Will Wright is certain: "That’s not gonna work." Maxis is mid-development on Spore, and an engineer named Chris Hecker is describing an ambitious side project. An asymmetrical multiplayer game called SniperParty, its premise is as binary as its title: one player attends a party as a spy, blending into the throng of mannered guests while surreptitiously swapping statues and planting bugs on ambassadors.
Meanwhile, a second player with a sniper rifle occupies a roof across the street, with a single task: they must pick out the spy in the crowd and take the shot. But they need to be sure of their target because they have just a single bullet. For the sniper, the game is about reading social cues, spotting a strange gesture or conversation cut short and mentally building the case against a suspect.
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It’s a design that tends to quickly woo those who hear about it: easy to grasp, yet dense with possibilities. SimCity creator and industry mentor Wright, however, isn’t on board. "It’s gonna be too easy to tell who the player is," he concludes. As it turns out, Spore will be a grand lesson for Wright in what works and what doesn’t. But the assessment his game receives gives Hecker pause. "When game design genius Will Wright tells you that your game’s not gonna work, you’re like, 'Ah, shit,'" he remembers.
Ironically, it was Wright and EA who had enabled Hecker’s experiment in the first place. Hecker negotiated the use of assets from The Sims, Wright’s breakout paean to domesticity, in the 2005 Indie Game Jam. Then in its fourth year – and still a few more away from the indie boom that would be triggered by regular participant Jonathan Blow – the event challenged participating designer-programmers to explore human interaction. "Some of us organisers thought, well, there aren’t a lot of games about normal people," Hecker says. "People in the world – not space marines."
If that’s true today, it was considerably more so at the time. Entrants had few examples to draw from. But Hecker recalled a previous Indie Jam entry, Thatcher Ulrich’s Dueling Machine, in which a Doom avatar with a single bullet hunted a target player hidden by thousands of sprite pedestrians. "What’s the intimate version of that?" he wondered. Among the selection of NPCs that The Sims could muster, one differently modelled character would be immediately distinguishable. But if that character was physically anonymous, dressed like any other guest, a searcher would have to rely on subtler tells.
"I got a room full of characters walking around," Hecker says. "They would pause, play a talk animation to each other and then walk away. Really simple – no missions, no nothing. And I put one of them under my control. He recorded a video and sent it to Wright as a kind of digital Where’s Wally? test. It was a success. Wright couldn’t pick out the player. As soon as I came up with the spy and the sniper, the game basically designed itself," Hecker says. That was true up to a point: a decade and a half later, he is still designing the game, developing an evolving build in public. Now called SpyParty, it has inspired a new multiplayer genre, a crowd into which it easily blends. In these games, stealth happens in the daylight, as targets brazenly attempt to pull the wool over their predators’ watching eyes. It’s taken over a decade to rise to prominence, a period during which the mainstream game industry embraced the trend and then abandoned it.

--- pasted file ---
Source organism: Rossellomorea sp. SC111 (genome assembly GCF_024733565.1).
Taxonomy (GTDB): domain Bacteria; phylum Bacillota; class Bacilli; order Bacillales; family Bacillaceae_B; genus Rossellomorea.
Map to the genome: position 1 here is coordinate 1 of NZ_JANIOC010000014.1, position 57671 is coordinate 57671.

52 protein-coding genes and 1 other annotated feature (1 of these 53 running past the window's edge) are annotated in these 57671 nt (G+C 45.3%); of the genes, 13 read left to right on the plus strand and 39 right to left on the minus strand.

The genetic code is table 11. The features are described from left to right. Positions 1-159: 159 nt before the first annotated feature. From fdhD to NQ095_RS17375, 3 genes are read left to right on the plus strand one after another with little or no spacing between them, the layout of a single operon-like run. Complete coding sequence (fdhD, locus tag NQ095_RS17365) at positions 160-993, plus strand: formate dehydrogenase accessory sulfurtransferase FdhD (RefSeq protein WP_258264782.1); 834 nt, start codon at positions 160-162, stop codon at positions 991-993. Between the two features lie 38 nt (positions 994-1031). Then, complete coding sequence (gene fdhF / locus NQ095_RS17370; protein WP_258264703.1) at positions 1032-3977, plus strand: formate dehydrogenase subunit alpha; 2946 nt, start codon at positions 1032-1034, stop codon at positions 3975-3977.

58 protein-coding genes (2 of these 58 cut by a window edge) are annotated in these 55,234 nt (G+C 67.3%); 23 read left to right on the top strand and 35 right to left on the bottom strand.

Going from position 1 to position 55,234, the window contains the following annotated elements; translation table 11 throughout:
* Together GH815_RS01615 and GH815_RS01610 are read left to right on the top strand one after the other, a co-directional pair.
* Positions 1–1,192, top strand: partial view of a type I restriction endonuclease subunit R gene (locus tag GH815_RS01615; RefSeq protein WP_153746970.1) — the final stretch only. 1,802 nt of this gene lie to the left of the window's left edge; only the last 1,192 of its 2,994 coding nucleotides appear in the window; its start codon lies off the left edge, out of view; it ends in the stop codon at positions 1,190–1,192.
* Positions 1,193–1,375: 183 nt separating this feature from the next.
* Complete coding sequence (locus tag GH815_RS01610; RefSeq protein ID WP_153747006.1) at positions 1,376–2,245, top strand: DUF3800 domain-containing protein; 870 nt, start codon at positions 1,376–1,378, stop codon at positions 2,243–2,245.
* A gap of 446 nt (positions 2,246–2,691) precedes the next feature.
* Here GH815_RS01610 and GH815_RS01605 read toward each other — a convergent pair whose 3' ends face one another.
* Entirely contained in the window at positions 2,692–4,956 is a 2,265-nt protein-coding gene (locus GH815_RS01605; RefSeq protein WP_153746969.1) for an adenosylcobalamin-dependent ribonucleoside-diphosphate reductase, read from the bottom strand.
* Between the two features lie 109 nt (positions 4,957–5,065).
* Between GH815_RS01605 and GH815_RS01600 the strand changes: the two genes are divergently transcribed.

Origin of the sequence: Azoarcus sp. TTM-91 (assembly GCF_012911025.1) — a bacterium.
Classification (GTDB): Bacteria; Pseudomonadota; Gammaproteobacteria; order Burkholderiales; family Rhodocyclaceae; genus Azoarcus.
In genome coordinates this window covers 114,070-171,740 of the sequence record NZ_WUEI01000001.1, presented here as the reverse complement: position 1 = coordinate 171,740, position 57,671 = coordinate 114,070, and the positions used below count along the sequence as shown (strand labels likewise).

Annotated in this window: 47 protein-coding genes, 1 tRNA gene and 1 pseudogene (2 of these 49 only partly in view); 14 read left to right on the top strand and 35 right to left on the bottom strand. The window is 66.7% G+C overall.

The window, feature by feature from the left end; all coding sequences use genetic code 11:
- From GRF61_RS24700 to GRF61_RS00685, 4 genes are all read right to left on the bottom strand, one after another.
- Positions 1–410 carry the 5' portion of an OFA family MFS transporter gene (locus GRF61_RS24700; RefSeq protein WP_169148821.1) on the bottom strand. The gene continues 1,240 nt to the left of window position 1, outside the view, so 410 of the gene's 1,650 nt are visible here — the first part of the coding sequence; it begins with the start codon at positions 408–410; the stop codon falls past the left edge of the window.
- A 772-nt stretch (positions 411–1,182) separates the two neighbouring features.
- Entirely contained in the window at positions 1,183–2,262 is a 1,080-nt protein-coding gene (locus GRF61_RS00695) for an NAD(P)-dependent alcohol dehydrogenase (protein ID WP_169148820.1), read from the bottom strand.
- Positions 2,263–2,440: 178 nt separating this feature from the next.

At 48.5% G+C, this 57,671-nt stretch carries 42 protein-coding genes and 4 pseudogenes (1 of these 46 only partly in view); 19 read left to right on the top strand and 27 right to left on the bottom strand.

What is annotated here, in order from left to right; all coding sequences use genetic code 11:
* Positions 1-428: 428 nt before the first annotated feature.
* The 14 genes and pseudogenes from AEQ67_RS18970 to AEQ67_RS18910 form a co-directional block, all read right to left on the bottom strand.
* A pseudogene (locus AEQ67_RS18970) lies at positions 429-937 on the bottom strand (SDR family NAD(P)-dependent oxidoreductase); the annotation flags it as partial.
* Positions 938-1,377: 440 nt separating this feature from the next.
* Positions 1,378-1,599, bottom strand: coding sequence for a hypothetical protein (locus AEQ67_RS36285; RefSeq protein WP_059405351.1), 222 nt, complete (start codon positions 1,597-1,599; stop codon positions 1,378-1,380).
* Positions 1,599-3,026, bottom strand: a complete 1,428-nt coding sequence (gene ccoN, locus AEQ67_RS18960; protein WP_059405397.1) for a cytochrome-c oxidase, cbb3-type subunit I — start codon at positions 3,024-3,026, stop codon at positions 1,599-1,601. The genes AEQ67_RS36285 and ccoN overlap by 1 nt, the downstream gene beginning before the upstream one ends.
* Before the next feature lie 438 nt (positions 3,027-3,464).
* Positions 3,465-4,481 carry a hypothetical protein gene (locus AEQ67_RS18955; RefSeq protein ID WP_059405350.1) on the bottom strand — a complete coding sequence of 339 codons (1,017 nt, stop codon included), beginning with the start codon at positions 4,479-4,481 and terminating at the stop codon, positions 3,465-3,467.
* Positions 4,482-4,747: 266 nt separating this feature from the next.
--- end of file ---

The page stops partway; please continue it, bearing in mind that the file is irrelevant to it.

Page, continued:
Out of the shadows
Back in 2005, just as Hecker was happening upon the project of his career, triple-A developers around the world were searching for next-gen concepts that would sell their games on PlayStation 3 and Xbox 360. Ubisoft found its million-dollar idea in crowds – masses of on-screen NPCs fuelled by the bonus RAM of new hardware.
“We’re going to show off something that we call social stealth,” then-Ubisoft executive producer Jade Raymond said when introducing Assassin’s Creed at E3 2006, coining a term in the process. “This is an idea that you’re not hidden when you’re in shadows, you’re hidden when you’re doing things that are socially acceptable.” There was a truth there, certainly more than the stealth genre’s traditional focus on light and shadow. With that mechanic seeming dated by its association with the ’90s, blending in with crowds seemed like the future – and for a few years, it was.
Assassin’s Creed was a hit, and by the time of its second sequel, Brotherhood, Ubisoft introduced a multiplayer variant to the mix. Hecker was beginning to sweat. “It was in closed beta after I had announced SpyParty, and I was a little bit nervous,” he says. “I was like, ‘Oh, man, everybody’s really catching on to this. I’m just this tiny little indie game’.” He needn’t have worried too much, as it turned out. Though it certainly belonged to the same crowd, Assassin’s Creed’s multiplayer wasn’t quite shoulder-to-shoulder with SpyParty. Its design was symmetrical, each assassin tailing one player while evading another, an ouroboros of disguises and hidden blades. And while elegant, it was fundamentally flawed.
“The designers couldn’t make the [social] tells really subtle, because you as a hunter are constantly having to watch your back,” Hecker notes. “You couldn’t spend that much time looking around.” The problem went unaddressed in subsequent iterations, and when Ubisoft dropped competitive multiplayer from the series, few complained.
Before long, social stealth started to die out in Ubisoft’s single-player games too. The Assassin’s Creed missions that foregrounded blending into crowds, asking you to tail targets through cities and eavesdrop on their conversations, were a persistent source of complaints from players who found such sequences contrived and fiddly. Today, the series has almost entirely stripped out social stealth mechanics in favour of hiding behind cover or stepping out into open combat. A planned crowd-blending reboot of Splinter Cell was similarly scrapped, and more recently Watch Dogs: Legion launched without the PvP invasion mode of previous instalments.